Caring for older residents during cold weather
Every care home will have its own policy on cold weather. However, it's important to use your initiative. An important element of this is ensuring that you are able to recognise where there may be a heating issue and how to act on it swiftly and appropriately.
During cold weather, all care staff should check on residents to ensure they are warm enough in both daytime and the evening.
Residents should be encouraged to wrap up in warm clothing and to have plenty of hot food and drinks. Staff should monitor room temperatures and ensure the care home is kept warm, particularly communal living rooms and bedrooms.
The Cold Weather Plan recommends indoor temperatures of at least 18°C (65°F) in winter. It states that this threshold is particularly important for over 65s or those with pre-existing medical conditions, and having temperatures slightly above this threshold for these people may be beneficial for health. It also recommends maintaining these temperatures overnight for at-risk people.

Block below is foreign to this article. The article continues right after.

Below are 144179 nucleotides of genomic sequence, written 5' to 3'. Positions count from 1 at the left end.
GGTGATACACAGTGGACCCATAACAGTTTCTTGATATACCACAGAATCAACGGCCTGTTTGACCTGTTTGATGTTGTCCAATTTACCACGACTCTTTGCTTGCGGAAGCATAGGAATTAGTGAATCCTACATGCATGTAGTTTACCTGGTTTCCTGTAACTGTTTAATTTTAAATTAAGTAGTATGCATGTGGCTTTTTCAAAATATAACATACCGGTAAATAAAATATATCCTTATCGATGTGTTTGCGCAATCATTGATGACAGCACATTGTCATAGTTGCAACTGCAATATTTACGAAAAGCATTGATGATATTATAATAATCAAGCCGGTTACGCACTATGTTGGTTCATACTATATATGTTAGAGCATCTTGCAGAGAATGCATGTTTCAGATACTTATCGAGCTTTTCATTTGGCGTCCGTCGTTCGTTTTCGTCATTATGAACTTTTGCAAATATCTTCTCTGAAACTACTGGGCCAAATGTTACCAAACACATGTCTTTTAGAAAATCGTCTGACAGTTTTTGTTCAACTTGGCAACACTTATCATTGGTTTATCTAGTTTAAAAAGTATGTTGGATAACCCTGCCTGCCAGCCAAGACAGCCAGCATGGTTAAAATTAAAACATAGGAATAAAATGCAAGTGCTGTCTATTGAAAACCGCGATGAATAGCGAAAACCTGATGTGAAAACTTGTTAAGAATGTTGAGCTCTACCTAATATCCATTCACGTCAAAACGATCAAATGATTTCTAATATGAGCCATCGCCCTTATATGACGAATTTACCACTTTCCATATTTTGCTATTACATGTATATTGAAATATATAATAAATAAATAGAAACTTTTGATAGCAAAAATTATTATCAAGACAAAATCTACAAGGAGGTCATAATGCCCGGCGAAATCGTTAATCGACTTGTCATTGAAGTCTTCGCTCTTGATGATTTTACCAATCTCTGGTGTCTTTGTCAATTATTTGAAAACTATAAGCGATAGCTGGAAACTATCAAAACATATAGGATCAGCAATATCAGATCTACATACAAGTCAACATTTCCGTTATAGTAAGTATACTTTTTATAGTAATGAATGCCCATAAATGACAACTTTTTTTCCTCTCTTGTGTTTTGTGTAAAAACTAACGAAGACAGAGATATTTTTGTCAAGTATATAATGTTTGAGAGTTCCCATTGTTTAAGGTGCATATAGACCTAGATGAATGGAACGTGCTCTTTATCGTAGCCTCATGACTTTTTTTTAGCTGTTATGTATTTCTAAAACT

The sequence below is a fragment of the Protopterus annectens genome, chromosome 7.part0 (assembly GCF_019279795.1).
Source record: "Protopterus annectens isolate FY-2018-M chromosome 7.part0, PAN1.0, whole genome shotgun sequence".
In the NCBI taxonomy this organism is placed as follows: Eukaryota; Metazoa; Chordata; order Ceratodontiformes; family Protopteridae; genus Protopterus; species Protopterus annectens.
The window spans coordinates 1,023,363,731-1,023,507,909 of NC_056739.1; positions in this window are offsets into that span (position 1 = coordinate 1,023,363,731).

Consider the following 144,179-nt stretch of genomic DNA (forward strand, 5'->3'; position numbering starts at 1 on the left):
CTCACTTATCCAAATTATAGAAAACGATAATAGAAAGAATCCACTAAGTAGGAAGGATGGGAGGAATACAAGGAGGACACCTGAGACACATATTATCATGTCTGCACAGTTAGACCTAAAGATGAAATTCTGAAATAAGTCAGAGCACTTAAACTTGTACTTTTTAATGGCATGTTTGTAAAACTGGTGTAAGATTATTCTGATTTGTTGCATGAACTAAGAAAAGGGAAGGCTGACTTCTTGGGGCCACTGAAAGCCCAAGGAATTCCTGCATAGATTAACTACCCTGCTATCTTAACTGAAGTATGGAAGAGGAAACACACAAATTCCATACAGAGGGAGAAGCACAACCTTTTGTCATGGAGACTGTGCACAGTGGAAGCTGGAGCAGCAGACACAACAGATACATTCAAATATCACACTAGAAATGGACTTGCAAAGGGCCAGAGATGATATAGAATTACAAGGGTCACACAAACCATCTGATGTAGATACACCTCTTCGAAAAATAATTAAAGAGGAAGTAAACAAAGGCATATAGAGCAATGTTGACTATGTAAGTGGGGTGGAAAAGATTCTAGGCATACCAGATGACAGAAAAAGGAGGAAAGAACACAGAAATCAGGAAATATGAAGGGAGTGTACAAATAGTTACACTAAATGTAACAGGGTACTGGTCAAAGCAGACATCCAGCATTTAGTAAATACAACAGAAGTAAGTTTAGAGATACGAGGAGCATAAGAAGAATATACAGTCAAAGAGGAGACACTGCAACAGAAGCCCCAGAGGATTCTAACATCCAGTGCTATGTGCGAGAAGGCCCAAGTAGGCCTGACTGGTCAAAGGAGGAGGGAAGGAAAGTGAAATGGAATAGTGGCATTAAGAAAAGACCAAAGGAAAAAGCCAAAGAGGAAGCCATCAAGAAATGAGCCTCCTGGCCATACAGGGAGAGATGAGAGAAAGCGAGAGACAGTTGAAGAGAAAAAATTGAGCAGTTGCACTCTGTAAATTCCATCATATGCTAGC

Residents should be advised to stay inside during the coldest weather to avoid slips and falls, and only make trips outside if they are essential. If they go outside they should be encouraged to wear appropriate warm clothing.
In Public Health England's plan, Chief Medical Officer, Professor Sally Davies, said:
"Cold-related deaths represent the biggest weather-related source of mortality. Although temperatures are gradually rising with climate change, cold weather deaths are still expected to be high by 2050, due to the ageing and increasing population. So we are going to need the guidance in these pages to protect the public from the effects of cold for many years to come."
The government's Cold Weather Plan can be located here.
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